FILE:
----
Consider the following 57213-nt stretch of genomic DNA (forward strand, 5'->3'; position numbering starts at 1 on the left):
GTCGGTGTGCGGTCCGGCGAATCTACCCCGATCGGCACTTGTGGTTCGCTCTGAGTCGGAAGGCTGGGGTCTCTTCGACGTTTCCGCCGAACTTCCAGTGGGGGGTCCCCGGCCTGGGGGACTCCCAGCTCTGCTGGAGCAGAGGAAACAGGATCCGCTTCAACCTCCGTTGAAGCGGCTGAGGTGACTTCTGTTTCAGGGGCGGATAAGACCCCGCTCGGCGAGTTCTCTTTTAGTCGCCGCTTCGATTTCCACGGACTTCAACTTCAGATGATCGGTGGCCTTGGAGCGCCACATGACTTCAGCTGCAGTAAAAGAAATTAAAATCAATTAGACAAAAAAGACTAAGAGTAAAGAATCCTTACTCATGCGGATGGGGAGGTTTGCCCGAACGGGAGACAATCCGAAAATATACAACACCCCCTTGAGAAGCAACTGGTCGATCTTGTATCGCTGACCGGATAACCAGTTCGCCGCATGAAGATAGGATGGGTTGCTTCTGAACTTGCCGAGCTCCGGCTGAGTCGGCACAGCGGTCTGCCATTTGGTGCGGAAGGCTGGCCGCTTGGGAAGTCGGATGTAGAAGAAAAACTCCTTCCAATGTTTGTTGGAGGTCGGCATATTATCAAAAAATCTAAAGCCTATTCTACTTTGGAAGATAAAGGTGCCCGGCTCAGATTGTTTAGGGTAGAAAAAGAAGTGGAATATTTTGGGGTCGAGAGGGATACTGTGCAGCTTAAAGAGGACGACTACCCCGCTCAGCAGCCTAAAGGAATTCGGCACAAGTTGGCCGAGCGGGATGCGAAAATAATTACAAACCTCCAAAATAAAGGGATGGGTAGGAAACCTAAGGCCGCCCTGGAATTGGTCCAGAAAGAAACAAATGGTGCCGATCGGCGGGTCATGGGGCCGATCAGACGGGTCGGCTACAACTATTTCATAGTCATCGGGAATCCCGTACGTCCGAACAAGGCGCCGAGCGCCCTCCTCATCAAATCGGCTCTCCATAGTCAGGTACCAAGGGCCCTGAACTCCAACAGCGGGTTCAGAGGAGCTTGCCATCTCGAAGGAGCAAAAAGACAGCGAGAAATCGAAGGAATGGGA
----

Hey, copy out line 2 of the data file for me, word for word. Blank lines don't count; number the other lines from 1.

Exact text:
GTCGGTGTGCGGTCCGGCGAATCTACCCCGATCGGCACTTGTGGTTCGCTCTGAGTCGGAAGGCTGGGGTCTCTTCGACGTTTCCGCCGAACTTCCAGTGGGGGGTCCCCGGCCTGGGGGACTCCCAGCTCTGCTGGAGCAGAGGAAACAGGATCCGCTTCAACCTCCGTTGAAGCGGCTGAGGTGACTTCTGTTTCAGGGGCGGATAAGACCCCGCTCGGCGAGTTCTCTTTTAGTCGCCGCTTCGATTTCCACGGACTTCAACTTCAGATGATCGGTGGCCTTGGAGCGCCACATGACTTCAGCTGCAGTAAAAGAAATTAAAATCAATTAGACAAAAAAGACTAAGAGTAAAGAATCCTTACTCATGCGGATGGGGAGGTTTGCCCGAACGGGAGACAATCCGAAAATATACAACACCCCCTTGAGAAGCAACTGGTCGATCTTGTATCGCTGACCGGATAACCAGTTCGCCGCATGAAGATAGGATGGGTTGCTTCTGAACTTGCCGAGCTCCGGCTGAGTCGGCACAGCGGTCTGCCATTTGGTGCGGAAGGCTGGCCGCTTGGGAAGTCGGATGTAGAAGAAAAACTCCTTCCAATGTTTGTTGGAGGTCGGCATATTATCAAAAAATCTAAAGCCTATTCTACTTTGGAAGATAAAGGTGCCCGGCTCAGATTGTTTAGGGTAGAAAAAGAAGTGGAATATTTTGGGGTCGAGAGGGATACTGTGCAGCTTAAAGAGGACGACTACCCCGCTCAGCAGCCTAAAGGAATTCGGCACAAGTTGGCCGAGCGGGATGCGAAAATAATTACAAACCTCCAAAATAAAGGGATGGGTAGGAAACCTAAGGCCGCCCTGGAATTGGTCCAGAAAGAAACAAATGGTGCCGATCGGCGGGTCATGGGGCCGATCAGACGGGTCGGCTACAACTATTTCATAGTCATCGGGAATCCCGTACGTCCGAACAAGGCGCCGAGCGCCCTCCTCATCAAATCGGCTCTCCATAGTCAGGTACCAAGGGCCCTGAACTCCAACAGCGGGTTCAGAGGAGCTTGCCATCTCGAAGGAGCAAAAAGACAGCGAGAAATCGAAGGAATGGGA